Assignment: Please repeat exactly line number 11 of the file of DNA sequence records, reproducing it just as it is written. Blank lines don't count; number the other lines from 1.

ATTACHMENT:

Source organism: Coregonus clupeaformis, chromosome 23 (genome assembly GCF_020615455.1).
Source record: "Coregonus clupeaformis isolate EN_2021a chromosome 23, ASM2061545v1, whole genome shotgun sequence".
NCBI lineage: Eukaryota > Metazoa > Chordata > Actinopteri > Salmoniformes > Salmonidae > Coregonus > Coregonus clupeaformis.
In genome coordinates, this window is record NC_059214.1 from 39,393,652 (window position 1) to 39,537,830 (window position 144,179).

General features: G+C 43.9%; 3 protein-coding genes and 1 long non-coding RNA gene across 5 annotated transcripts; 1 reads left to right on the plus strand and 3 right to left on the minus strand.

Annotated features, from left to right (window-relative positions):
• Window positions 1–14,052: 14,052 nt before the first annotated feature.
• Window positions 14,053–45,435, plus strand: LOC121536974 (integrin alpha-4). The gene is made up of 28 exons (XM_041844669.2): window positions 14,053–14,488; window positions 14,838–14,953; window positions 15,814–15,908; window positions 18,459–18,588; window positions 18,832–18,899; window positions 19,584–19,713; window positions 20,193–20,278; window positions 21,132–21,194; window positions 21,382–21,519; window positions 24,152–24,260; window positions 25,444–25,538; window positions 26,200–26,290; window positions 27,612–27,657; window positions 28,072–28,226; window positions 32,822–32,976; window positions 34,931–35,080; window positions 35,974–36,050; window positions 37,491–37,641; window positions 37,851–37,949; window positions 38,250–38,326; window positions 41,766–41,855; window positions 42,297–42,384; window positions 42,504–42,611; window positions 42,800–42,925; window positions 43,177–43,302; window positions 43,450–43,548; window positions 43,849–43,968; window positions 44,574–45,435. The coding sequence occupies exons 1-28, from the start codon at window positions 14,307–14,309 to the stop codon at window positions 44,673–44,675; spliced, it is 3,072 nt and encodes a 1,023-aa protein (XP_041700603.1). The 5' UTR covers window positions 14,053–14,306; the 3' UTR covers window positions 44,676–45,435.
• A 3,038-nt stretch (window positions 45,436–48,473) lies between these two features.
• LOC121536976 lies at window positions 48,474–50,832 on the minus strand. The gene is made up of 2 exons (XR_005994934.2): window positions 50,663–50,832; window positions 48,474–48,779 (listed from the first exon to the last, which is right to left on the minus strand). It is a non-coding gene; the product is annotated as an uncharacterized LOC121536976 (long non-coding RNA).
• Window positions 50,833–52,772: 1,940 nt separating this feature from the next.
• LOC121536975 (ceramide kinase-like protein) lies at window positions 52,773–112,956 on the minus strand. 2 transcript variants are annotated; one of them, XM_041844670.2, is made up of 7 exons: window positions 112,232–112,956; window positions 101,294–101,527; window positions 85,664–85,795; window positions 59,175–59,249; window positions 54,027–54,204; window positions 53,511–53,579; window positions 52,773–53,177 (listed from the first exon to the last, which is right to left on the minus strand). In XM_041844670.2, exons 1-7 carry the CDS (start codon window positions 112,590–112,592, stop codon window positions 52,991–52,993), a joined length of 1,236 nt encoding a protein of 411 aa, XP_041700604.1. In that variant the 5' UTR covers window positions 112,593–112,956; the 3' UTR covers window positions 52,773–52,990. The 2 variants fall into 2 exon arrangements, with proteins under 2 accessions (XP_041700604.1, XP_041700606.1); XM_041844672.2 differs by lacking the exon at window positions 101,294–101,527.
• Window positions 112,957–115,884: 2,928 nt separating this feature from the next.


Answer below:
• Window positions 50,833–52,772: 1,940 nt separating this feature from the next.